Not necessarily. Registration informs owners, local planners, government agencies, and others involved in land-use planning of the existence of a historic resource. Neither the National Historic Preservation Act nor the Code of Virginia requires property owners, developers, or government agencies to avoid affecting or destroying historic resources. The National Historic Preservation Act does require, however, that federal agencies take historic properties into account when planning projects. State and federal agencies work with the public and property owners to mitigate the effects of a project on the historic property. A federal or state project usually will proceed even if it affects or destroys the historic resource; in some cases, however, a project may be redesigned to avoid the resource. DHR’s Review & Compliance Division manages federal and state undertakings that are subject to these procedures.
No. The Register criteria apply to places of local as well as of national or statewide significance. Many places are listed in the registers due to their architectural, engineering, or archaeological significance. Historic properties that are significant for their association with important historic events, trends and patterns of development, and individuals also are listed in the Registers.
The Department of Historic Resources (DHR) and National Park Service (NPS) do not charge any fees for any part of the nomination process. Costs may be incurred for items such as maps, postage, photocopies, and other materials the author may need to complete and submit the nomination packet. Many property owners successfully complete the Register eligibility evaluation process with advice from DHR staff. The preparation of a nomination is more complex and DHR staff do not have capacity to prepare nominations on behalf of a property owner. Staff are available, however, to provide guidance to anyone who is preparing a nomination for a Virginia property. Property owners also have the option of hiring a consultant to prepare a nomination. DHR’s Trades & Consultants Directory includes contact information for consultants with experience preparing nominations. We recommend that a property owner contact several consultants to compare estimated costs. Regardless of who prepares a nomination, the entire nomination packet must be reviewed and approved by DHR before it will be scheduled for presentation to the Virginia State Review Board and the Board of Historic Resources. There also are costs associated with ordering a register plaque for a historic property, and, again, contacting suppliers and comparing estimated costs and designs is recommended.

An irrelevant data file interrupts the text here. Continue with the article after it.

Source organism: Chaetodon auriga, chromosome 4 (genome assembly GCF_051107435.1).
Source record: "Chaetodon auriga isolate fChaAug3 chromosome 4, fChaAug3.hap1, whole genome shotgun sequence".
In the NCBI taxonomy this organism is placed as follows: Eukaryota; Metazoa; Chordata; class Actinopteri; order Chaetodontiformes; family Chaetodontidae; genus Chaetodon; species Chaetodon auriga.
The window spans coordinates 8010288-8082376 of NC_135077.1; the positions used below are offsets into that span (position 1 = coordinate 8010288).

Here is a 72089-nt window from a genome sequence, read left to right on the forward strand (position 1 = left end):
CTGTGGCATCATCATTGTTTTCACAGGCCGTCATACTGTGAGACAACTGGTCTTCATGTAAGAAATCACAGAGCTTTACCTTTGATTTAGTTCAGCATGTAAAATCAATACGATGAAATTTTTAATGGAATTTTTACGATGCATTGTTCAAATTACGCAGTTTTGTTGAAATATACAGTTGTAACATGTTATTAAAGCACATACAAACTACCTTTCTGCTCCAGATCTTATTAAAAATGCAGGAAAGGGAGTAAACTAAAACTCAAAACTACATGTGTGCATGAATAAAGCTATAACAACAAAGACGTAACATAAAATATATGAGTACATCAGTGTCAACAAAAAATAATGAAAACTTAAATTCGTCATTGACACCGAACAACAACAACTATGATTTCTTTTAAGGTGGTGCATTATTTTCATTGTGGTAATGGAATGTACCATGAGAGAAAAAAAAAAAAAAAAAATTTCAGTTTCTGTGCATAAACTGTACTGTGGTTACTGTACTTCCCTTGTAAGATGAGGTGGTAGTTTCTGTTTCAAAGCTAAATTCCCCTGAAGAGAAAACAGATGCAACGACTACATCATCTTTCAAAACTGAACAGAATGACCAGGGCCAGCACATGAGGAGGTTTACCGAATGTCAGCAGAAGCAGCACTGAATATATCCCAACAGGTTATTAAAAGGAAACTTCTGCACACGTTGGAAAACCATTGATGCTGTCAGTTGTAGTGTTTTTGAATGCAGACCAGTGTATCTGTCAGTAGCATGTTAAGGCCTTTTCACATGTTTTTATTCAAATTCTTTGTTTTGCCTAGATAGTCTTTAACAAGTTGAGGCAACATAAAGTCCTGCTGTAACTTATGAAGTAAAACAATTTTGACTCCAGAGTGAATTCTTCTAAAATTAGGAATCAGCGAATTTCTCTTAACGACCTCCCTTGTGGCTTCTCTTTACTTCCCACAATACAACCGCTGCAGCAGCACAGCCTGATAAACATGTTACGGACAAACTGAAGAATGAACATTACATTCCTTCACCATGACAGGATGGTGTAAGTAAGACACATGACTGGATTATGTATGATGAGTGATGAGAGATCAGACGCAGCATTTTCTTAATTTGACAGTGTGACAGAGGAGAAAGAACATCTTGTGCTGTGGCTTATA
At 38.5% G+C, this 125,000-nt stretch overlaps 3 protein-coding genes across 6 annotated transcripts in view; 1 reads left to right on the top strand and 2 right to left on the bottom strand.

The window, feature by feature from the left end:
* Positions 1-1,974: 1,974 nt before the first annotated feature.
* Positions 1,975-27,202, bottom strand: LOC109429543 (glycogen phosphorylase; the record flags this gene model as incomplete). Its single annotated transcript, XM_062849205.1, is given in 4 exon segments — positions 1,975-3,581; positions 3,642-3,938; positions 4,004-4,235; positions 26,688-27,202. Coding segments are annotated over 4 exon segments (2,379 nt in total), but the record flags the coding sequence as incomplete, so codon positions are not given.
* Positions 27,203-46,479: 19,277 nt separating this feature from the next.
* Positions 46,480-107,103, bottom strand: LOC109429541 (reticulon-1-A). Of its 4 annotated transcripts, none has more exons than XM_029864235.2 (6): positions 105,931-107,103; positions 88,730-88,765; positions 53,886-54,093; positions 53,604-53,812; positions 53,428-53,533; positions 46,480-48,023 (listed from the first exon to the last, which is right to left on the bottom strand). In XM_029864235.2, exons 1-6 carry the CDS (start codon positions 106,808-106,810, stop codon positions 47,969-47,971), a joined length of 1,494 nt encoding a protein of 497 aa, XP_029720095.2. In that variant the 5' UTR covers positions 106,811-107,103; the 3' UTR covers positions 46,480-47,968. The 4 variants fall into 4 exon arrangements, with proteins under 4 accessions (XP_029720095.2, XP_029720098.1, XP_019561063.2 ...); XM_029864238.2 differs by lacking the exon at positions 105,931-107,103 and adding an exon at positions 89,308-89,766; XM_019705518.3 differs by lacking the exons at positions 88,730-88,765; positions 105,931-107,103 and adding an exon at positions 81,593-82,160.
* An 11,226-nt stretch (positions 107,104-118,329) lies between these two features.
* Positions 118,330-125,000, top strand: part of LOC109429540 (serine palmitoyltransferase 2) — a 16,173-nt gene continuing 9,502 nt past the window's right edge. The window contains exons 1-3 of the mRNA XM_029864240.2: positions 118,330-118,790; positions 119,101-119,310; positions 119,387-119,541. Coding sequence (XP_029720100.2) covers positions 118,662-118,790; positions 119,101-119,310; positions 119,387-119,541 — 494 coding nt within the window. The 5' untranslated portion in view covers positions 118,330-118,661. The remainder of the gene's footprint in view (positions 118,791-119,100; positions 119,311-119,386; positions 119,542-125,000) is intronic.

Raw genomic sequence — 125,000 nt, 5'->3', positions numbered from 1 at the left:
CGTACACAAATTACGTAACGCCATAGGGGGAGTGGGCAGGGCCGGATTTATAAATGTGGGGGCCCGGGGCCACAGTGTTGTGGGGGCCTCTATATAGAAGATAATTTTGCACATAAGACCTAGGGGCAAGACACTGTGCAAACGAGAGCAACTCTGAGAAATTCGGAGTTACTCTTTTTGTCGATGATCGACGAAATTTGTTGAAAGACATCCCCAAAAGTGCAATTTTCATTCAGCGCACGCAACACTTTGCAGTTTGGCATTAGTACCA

No. Only locally-designated historic districts are subject to local zoning ordinances and procedures that may include restrictions on use, maintenance, and/or alterations of private property. The process of designating a local district is entirely different from nominating a district to the Registers. Additionally, local designations often have an opt-out provision for property owners, whereas no such option exists when a district is nominated to the Registers. Such designation is entirely the purview of the local government. DHR has no involvement in designation of local historic districts. Listing of a historic district in the National Register and/or Virginia Landmarks Register does not automatically lead to local designation of the district.
No. Listing in the National Register of Historic Places or the Virginia Landmarks Register does not require that you open a building or make your property accessible in any way to the public. Private property rights are not curtailed by listing in the Registers.